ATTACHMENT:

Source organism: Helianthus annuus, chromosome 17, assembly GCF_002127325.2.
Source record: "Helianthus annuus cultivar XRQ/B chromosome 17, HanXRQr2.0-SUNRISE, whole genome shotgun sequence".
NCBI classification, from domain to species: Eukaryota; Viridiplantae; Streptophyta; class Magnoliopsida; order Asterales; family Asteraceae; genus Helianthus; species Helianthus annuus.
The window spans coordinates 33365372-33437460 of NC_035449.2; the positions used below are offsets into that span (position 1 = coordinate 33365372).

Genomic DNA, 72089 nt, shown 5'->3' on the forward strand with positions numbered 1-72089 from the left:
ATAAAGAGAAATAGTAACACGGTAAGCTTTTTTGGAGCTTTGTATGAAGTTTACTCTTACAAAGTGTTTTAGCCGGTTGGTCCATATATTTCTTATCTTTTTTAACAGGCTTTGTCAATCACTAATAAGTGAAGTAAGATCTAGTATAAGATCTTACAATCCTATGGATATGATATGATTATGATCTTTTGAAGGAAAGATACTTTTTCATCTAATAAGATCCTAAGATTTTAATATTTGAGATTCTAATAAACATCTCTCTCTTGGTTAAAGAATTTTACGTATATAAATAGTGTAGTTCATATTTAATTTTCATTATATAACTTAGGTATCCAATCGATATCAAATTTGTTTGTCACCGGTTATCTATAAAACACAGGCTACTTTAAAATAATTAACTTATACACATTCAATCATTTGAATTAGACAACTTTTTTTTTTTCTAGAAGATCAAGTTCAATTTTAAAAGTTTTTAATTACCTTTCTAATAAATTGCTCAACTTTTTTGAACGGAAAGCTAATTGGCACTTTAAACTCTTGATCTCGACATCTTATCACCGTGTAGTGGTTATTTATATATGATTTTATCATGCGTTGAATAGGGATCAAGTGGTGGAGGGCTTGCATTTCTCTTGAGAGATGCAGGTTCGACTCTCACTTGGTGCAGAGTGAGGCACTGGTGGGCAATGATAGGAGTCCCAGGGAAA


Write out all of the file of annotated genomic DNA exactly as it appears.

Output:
Source organism: Helianthus annuus, chromosome 17, assembly GCF_002127325.2.
Source record: "Helianthus annuus cultivar XRQ/B chromosome 17, HanXRQr2.0-SUNRISE, whole genome shotgun sequence".
NCBI classification, from domain to species: Eukaryota; Viridiplantae; Streptophyta; class Magnoliopsida; order Asterales; family Asteraceae; genus Helianthus; species Helianthus annuus.
The window spans coordinates 33365372-33437460 of NC_035449.2; the positions used below are offsets into that span (position 1 = coordinate 33365372).

Genomic DNA, 72089 nt, shown 5'->3' on the forward strand with positions numbered 1-72089 from the left:
ATAAAGAGAAATAGTAACACGGTAAGCTTTTTTGGAGCTTTGTATGAAGTTTACTCTTACAAAGTGTTTTAGCCGGTTGGTCCATATATTTCTTATCTTTTTTAACAGGCTTTGTCAATCACTAATAAGTGAAGTAAGATCTAGTATAAGATCTTACAATCCTATGGATATGATATGATTATGATCTTTTGAAGGAAAGATACTTTTTCATCTAATAAGATCCTAAGATTTTAATATTTGAGATTCTAATAAACATCTCTCTCTTGGTTAAAGAATTTTACGTATATAAATAGTGTAGTTCATATTTAATTTTCATTATATAACTTAGGTATCCAATCGATATCAAATTTGTTTGTCACCGGTTATCTATAAAACACAGGCTACTTTAAAATAATTAACTTATACACATTCAATCATTTGAATTAGACAACTTTTTTTTTTTCTAGAAGATCAAGTTCAATTTTAAAAGTTTTTAATTACCTTTCTAATAAATTGCTCAACTTTTTTGAACGGAAAGCTAATTGGCACTTTAAACTCTTGATCTCGACATCTTATCACCGTGTAGTGGTTATTTATATATGATTTTATCATGCGTTGAATAGGGATCAAGTGGTGGAGGGCTTGCATTTCTCTTGAGAGATGCAGGTTCGACTCTCACTTGGTGCAGAGTGAGGCACTGGTGGGCAATGATAGGAGTCCCAGGGAAA